New Prints: The Sun in the West Series

From the Pensacola Beach Collection

Sun in the West will be a continuing series of photographs taken at Pensacola Beach around the time of sunset. Not all will be the traditional “sunset on the beach” image; in fact, I hope very few will be so cliche as that. Instead this will be an opportunity for me to explore the interplay of light, shadow, and color as the sunset dramatically changes the beach environment. I can’t say how often this series will be updated, but I hope to do some interesting things with it as I experiment with it. For now, these four images were captured last fall and I believe they set a strong foundation going forward.

Sun in the West #1

This initial image is of the last moment of a not particularly interesting day. I had gone to the beach because I couldn’t think of anything better to do with my afternoon, and just as the light started changing (the approach of the “golden hour”), clouds started moving in. I was convinced my time had been wasted, but since I still had nothing better to do, I sat and waited. Over the course of the hour prior to sunset, the clouds shifted, creating this spectacular striated pattern. The most brilliantly colored part of the sky was obviously that around the sun, but the sun is a famously difficult photographic subject. In the last moment before its disappearance, I captured this one image, which made up for the hour – the day – that whole month, really.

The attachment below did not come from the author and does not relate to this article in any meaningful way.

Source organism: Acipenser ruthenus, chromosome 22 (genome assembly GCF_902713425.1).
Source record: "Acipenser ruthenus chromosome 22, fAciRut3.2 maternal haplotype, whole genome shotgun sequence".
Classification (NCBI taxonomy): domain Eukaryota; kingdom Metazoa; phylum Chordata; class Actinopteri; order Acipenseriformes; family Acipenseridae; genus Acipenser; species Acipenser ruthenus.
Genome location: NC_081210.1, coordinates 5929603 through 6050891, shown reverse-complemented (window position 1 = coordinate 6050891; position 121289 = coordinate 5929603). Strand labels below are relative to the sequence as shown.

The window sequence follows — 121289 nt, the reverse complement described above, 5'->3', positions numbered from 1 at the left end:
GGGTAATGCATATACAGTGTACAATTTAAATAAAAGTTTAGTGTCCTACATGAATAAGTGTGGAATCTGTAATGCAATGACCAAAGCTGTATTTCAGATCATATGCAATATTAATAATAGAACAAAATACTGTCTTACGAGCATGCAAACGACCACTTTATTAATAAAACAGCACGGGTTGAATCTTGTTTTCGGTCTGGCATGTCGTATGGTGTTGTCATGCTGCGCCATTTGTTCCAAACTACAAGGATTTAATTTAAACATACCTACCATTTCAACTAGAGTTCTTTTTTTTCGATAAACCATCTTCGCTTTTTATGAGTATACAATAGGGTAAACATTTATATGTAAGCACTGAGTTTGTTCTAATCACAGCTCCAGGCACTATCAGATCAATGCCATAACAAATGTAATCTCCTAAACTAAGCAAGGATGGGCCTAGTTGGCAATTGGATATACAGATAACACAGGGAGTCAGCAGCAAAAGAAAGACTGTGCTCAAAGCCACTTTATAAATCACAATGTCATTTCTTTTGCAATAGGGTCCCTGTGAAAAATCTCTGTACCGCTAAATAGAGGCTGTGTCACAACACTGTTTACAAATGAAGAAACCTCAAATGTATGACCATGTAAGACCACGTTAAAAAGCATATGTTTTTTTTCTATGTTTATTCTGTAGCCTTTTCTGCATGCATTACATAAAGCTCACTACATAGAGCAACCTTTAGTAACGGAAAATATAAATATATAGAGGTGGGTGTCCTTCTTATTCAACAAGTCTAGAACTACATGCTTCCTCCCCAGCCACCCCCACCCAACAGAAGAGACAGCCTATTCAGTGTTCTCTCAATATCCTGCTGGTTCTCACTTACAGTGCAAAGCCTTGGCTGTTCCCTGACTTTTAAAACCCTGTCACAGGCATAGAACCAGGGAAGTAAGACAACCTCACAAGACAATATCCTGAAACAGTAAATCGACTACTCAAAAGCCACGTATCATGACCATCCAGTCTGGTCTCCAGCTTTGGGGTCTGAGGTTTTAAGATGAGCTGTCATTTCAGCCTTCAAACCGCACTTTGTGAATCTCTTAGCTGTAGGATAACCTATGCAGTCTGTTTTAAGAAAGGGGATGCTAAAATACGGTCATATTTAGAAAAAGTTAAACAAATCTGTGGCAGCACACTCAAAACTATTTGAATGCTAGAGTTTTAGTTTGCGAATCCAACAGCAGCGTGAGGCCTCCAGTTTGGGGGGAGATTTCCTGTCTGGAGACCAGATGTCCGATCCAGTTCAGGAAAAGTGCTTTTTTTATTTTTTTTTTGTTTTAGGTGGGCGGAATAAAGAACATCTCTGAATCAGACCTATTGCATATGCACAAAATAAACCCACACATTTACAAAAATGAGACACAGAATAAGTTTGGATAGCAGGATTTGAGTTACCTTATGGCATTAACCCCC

Sun in the West #2

The play of light and shadow is such a fascinating subject when doing sunset photography. Here, you can tell from how the light is striking the sand that the sun is very low in the sky. A few minutes before, this exact scene would have been too bright to be interesting – a few minutes later, and it would have been too dark to see any details.

Sun in the West #3

This image is a particular favorite of mine from the series. I am facing the east, and the light is all reflected from the sun setting behind me. The soft colors make the photograph seem more like a pastel, contrasting with the more vivid colors of the traditional pictures you see of a beach sunset.

Sun in the West #4

This image was actually captured well after sunset. Six minutes after the sun disappeared, to be exact – that’s a lot later than it sounds, when you’re having to take pictures using nothing but light reflected from the clouds. Speaking of the clouds, you may be able to tell from the pattern that this was taken the same afternoon as the first photograph in the series.

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~ by David Cupp on August 12, 2008.

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